For those who have seen this type of hardline policy espoused before, the boycott calls are a case of deja vu. Vicky Bowman, the former UK Ambassador to Burma and current director of the Myanmar Centre for Responsible Business, said she believes that, far from disengaging, current conditions make it imperative that international brands actively impose a heightened due diligence to ensure workers’ rights are being protected and that suppliers within the country are operating in accordance with international labor laws. 

“An immediate exit from Myanmar would not be responsible. As history showed, a two-thirds contraction in the garment sector in the 1990s had no impact on the previous military regime, for whom the sector is not important,” said Bowman. 

“It had a significant negative impact on former workers who were driven into precarious work in the informal sector, and into the arms of traffickers. In the current situation, options to earn income are even more limited.”

The European Union’s Ambassador to Burma, Ranieri Sabatucci, says that, despite a lingering perception amongst critics that such claims are being voiced to protect foreign—in Sabatucci’s case, EU— commercial interests, these concerns are minimal. 

Sabatucci says that his real concern lies in protecting the 100,000 jobs that are created in the sector annually, jobs that would otherwise be lost if purchasing quotas were relocated.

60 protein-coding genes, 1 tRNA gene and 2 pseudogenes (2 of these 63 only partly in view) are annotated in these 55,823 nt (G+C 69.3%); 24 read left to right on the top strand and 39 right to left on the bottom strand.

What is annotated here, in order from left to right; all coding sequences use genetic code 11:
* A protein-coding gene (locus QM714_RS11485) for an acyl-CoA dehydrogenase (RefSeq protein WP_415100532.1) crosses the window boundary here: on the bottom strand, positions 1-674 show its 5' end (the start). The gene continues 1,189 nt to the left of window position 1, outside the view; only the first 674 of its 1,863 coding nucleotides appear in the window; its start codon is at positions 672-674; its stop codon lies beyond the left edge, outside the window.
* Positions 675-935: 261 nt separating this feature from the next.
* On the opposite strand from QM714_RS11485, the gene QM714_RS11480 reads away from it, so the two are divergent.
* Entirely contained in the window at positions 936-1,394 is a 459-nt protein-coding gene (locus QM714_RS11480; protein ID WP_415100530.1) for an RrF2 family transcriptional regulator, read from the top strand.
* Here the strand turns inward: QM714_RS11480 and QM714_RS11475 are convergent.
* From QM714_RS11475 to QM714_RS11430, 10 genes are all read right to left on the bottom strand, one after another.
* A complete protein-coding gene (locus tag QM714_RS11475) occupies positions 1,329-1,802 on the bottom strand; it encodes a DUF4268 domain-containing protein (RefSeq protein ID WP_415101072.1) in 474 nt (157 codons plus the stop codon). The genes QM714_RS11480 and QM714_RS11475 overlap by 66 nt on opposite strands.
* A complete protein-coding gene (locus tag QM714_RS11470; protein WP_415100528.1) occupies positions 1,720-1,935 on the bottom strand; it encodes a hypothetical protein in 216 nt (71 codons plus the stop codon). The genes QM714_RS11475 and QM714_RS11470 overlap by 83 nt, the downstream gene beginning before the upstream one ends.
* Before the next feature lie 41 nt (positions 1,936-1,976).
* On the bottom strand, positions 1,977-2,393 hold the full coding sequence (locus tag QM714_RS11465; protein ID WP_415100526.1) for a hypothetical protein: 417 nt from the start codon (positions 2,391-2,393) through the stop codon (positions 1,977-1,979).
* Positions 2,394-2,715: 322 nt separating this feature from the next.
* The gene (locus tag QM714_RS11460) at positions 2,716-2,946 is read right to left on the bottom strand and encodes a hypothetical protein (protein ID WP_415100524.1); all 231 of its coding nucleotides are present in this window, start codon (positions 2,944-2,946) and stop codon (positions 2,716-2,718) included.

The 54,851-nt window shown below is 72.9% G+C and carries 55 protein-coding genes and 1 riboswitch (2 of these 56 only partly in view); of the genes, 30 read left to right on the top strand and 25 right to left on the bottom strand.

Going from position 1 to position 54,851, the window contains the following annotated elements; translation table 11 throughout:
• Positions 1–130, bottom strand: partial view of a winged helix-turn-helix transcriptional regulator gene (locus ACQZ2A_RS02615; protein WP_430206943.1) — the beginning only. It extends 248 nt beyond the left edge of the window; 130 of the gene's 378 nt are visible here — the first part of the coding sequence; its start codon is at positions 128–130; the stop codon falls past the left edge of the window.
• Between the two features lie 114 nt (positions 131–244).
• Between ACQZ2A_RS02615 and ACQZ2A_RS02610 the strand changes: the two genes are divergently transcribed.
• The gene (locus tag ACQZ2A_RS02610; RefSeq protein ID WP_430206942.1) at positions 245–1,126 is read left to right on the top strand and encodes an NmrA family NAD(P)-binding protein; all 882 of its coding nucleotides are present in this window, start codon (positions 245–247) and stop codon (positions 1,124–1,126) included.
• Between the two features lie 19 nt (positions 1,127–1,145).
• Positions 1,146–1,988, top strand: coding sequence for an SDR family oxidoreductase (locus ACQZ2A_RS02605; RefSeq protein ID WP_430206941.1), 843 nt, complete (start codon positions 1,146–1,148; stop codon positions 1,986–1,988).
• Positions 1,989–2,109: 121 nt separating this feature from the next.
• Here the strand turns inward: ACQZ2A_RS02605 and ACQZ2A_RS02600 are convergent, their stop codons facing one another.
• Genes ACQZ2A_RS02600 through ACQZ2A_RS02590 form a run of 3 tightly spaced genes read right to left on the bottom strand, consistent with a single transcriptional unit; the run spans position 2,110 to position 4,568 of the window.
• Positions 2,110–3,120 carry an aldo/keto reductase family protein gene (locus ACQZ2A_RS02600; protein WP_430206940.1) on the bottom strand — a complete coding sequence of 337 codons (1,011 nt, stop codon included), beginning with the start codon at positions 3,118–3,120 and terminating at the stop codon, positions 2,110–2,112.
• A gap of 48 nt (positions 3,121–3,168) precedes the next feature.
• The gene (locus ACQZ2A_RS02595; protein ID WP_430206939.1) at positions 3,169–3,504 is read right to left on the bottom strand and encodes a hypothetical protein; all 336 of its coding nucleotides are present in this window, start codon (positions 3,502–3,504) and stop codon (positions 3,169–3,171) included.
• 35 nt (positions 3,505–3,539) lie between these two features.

“[Burma’s garment industry has achieved an] extremely successful outcome in terms of poverty alleviation and we don’t understand what would be the tangible benefits of making so many women lose their livelihood, especially given that the industry contribution to the revenue of the state is negligible,” he said in a statement.

“Given the significant investment the EU has made for the development of Myanmar in general in terms of poverty alleviation over the last six years, we are concerned that all this progress would be lost, thousands of good people will lose their means of survival for no benefit whatsoever.”

In the face of all this, the wildly popular Civil Disobedience Movement continues to grip Burma’s citizens with its increasing successes against the country’s coup makers. The debate on whether those in the garment industry should also put down tools is likely to continue with greater urgency—but the question remains: who really speaks for Burma’s garment workers?